Tina and I bought a home last week. It's actually a half-finished concrete shell in a half-finished high-rise, but it's got a view of the sea, it's a little bit outside of Xiamen proper so the air is cleaner, and best of all, it was less than half of the price for homes inside Xiamen island. We've put down our 20% down payment and we're going to be on a 10 year mortgage plan, and with my new resolution to start paying off my student loan debt, this means that I'll have to cool it on the tattoos for awhile :-).
Tina was relieved and excited that we actually purchased a home, although it will probably be another year before we can move into it. Her family was pleased too, because it is a demonstration of my commitment to her and our marriage (I guess a diamond ring isn't enough for some folks :-P). Most of the down payment money was hers though, so my display of commitment wasn't so much a monetary gesture as it was a symbolic contract to make a home and build a life with their daughter. And since I'm the breadwinner of the family, my monetary gesture of commitment will be to feed the forthcoming mortgage monster :-). And honestly, I'm pumped. I've always had an enthusiasm for interior design (go ahead, laugh sucka) and having a place that we can shape together however we want is exciting.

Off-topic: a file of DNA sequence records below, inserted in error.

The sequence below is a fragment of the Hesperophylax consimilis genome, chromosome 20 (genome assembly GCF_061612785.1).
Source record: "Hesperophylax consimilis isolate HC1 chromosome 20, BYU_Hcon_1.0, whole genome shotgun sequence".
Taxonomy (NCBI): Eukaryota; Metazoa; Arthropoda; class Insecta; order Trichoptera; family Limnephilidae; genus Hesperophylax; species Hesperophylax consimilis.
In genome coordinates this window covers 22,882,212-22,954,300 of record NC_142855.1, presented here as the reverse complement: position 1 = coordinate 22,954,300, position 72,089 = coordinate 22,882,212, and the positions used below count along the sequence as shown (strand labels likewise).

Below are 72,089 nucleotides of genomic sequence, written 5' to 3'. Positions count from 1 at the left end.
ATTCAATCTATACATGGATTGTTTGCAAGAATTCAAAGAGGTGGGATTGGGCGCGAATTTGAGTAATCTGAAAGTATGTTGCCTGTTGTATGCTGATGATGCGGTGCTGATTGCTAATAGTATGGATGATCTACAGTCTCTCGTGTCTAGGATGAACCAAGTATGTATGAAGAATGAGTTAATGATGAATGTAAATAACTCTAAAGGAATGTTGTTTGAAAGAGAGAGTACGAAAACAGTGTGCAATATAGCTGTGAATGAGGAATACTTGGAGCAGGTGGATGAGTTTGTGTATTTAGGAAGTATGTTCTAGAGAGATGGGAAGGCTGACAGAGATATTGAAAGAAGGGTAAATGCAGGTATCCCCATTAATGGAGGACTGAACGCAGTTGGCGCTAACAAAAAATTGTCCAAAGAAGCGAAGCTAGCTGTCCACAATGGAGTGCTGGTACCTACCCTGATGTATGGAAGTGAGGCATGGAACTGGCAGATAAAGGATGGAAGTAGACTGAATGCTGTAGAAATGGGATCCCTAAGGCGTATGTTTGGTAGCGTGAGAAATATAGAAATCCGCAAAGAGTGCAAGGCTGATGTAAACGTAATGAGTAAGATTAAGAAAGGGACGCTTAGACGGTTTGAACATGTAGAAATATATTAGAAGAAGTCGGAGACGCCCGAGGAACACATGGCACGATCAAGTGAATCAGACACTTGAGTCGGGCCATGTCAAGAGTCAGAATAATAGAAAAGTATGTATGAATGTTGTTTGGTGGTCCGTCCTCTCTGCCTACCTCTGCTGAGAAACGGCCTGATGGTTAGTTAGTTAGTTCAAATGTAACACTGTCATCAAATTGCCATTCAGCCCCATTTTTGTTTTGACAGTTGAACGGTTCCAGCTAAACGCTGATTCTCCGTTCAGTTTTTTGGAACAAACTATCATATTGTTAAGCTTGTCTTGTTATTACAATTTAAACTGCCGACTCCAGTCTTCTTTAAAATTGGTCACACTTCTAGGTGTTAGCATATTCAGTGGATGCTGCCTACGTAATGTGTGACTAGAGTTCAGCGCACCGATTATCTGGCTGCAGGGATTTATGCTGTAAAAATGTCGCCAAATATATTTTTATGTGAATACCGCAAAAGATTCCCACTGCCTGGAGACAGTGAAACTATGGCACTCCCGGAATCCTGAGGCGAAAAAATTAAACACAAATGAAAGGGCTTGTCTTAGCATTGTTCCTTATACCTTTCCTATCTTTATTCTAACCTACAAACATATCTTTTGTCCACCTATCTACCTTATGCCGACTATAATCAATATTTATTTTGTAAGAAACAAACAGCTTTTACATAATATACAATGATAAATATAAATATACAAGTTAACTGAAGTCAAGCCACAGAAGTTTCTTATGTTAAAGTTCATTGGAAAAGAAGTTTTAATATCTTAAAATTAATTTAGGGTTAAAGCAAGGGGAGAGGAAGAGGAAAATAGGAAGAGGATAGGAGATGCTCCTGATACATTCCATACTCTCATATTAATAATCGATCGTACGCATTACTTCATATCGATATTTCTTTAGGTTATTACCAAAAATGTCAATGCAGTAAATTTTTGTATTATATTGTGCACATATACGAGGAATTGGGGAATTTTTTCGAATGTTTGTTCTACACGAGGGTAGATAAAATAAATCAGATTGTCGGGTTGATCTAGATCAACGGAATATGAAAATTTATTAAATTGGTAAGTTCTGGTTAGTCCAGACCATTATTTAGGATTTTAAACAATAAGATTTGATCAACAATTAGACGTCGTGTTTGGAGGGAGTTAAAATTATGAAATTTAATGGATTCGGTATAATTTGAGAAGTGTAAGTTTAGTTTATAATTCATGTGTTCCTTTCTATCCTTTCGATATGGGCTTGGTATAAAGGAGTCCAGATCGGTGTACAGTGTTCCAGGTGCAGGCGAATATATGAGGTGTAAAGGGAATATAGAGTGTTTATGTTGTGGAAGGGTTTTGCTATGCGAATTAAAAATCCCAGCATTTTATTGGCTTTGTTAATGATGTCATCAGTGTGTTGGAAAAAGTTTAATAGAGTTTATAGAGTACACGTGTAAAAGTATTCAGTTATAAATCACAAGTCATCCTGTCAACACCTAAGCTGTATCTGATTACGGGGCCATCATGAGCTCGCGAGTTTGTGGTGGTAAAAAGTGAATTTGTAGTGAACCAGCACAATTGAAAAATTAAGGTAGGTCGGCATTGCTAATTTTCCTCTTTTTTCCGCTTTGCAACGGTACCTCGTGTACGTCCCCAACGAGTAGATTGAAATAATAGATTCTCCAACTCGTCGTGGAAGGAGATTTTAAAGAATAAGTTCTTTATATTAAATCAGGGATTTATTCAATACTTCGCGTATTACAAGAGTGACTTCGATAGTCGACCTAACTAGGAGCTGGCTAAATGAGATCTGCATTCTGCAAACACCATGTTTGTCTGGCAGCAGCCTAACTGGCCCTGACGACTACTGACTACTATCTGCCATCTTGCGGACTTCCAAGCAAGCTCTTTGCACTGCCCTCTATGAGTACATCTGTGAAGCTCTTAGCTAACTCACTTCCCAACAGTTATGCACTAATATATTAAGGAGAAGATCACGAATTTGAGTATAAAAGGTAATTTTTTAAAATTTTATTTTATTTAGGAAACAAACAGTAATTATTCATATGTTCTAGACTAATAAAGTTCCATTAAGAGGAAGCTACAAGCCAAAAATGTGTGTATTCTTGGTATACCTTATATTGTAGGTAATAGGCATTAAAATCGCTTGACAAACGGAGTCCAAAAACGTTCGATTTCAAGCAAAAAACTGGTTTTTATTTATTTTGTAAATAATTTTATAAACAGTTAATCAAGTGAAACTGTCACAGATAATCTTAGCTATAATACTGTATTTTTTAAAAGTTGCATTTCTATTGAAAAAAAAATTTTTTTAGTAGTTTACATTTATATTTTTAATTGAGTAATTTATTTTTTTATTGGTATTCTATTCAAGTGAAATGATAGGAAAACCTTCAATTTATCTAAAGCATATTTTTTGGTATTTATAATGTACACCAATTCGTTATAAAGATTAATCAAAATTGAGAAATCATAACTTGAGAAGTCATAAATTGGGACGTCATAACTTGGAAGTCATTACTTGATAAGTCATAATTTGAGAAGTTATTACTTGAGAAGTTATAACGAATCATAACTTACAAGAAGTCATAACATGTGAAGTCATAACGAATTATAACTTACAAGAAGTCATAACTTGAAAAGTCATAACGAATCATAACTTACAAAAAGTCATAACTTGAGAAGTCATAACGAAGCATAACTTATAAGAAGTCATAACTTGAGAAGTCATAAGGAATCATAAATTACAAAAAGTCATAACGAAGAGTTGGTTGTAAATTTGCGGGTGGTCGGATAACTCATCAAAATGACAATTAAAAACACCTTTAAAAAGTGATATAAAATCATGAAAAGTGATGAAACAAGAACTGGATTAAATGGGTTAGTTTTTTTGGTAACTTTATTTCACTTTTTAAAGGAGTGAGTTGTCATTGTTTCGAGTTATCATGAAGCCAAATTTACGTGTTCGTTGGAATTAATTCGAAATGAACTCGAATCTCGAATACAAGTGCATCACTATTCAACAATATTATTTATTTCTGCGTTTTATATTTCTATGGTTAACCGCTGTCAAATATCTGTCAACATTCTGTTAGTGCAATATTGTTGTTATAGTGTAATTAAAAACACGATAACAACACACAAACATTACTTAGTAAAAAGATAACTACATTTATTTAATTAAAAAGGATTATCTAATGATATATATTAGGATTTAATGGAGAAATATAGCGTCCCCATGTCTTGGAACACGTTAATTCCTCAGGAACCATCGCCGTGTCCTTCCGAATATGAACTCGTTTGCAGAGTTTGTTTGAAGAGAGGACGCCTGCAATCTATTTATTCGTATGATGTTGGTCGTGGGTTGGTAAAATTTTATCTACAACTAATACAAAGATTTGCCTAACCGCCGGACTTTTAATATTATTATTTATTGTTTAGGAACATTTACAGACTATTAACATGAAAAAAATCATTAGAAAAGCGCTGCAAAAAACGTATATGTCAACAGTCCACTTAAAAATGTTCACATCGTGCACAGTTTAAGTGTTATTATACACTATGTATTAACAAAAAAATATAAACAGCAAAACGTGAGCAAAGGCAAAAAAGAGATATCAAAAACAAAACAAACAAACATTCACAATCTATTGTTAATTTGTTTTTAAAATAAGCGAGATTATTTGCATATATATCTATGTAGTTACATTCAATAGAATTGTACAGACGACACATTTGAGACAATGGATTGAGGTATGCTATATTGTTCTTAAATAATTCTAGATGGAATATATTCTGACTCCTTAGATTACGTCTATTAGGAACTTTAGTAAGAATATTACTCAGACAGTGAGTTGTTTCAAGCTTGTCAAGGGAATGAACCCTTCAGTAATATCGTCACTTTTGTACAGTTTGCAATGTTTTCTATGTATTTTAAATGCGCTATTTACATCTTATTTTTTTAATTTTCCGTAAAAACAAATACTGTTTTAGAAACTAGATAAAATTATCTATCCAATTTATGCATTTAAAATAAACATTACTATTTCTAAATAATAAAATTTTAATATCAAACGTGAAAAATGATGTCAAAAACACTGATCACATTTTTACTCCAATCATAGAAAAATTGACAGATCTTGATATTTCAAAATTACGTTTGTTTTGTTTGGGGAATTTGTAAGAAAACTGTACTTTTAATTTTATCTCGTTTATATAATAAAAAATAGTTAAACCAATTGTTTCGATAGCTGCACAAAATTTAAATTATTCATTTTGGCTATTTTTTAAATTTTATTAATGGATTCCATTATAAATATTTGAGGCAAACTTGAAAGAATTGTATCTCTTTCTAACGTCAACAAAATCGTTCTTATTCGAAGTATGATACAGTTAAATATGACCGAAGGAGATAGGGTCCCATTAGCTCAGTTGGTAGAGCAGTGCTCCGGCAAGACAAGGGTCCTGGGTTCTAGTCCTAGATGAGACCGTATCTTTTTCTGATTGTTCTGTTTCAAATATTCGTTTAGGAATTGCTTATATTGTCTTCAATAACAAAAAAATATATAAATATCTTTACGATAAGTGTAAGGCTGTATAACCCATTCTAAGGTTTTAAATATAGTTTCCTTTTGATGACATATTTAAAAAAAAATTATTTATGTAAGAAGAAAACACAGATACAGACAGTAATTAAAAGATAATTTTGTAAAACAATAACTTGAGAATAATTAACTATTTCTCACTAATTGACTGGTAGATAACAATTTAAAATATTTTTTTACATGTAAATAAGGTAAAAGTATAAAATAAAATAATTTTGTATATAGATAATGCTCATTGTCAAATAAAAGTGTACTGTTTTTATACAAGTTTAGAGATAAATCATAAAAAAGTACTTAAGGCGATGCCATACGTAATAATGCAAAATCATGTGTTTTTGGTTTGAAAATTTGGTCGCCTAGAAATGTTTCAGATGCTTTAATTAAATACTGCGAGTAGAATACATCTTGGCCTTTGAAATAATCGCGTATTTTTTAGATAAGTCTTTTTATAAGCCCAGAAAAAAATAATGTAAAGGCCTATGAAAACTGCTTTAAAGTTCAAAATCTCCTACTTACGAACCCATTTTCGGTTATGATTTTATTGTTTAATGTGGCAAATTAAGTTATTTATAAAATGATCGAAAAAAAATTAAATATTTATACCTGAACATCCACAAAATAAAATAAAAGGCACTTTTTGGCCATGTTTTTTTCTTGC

But of course the biggest consequence of this purchase is a decision to put my roots down in China. Most people assume that a foreigner doing his thing in China will eventually go back to his hometown, and if he happens to get married in China, he will inevitably whisk his beaming bride to the Land of Opportunity. This was never my intention, and I'm glad that I have an anchor here (besides Tina). Of course, making a home in China can have its challenges. For example, the banks were hesitant to give Tina and I a loan because she's married to a foreigner, and the banks assume (with some justification) that Chinese people who marry foreigners are likely to leave China for their spouse's country and leave the bank holding the bag on the loan. And there is also distance from one's family. My father has been battling terminal cancer for the last 5 years, and although his spirits are high and his faith keeps him strong, I still feel bad being on the other side of the world while he and my family struggle. But they are supportive of me and my life here in China, and my folks are a little bit Sino-philic (my dad even speaks a bit of Mandarin), and they're ecstatic to have a Chinese daughter-in-law, so it makes the distance easier to digest.
So the verdict is that China is going to have to deal with this skinny tattooed laowai for a long time to come, but we're friends so it's cool. One great thing about our new home's suburban location is the lack of foreigners. I think I could really monopolize the market on English and Tina would like to establish some sort of Latin dance studio. Oh the possibilities....